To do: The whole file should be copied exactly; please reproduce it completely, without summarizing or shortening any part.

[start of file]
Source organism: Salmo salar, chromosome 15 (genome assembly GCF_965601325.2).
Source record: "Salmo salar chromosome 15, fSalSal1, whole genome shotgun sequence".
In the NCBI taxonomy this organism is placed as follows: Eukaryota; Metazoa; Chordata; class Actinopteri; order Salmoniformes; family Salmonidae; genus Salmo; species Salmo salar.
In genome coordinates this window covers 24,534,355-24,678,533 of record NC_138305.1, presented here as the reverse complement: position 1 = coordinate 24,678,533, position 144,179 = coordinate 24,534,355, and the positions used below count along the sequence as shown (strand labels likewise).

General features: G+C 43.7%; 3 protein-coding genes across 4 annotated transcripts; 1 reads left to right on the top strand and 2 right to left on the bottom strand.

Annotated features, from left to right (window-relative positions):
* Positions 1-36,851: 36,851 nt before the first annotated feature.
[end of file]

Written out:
Source organism: Salmo salar, chromosome 15 (genome assembly GCF_965601325.2).
Source record: "Salmo salar chromosome 15, fSalSal1, whole genome shotgun sequence".
In the NCBI taxonomy this organism is placed as follows: Eukaryota; Metazoa; Chordata; class Actinopteri; order Salmoniformes; family Salmonidae; genus Salmo; species Salmo salar.
In genome coordinates this window covers 24,534,355-24,678,533 of record NC_138305.1, presented here as the reverse complement: position 1 = coordinate 24,678,533, position 144,179 = coordinate 24,534,355, and the positions used below count along the sequence as shown (strand labels likewise).

General features: G+C 43.7%; 3 protein-coding genes across 4 annotated transcripts; 1 reads left to right on the top strand and 2 right to left on the bottom strand.

Annotated features, from left to right (window-relative positions):
* Positions 1-36,851: 36,851 nt before the first annotated feature.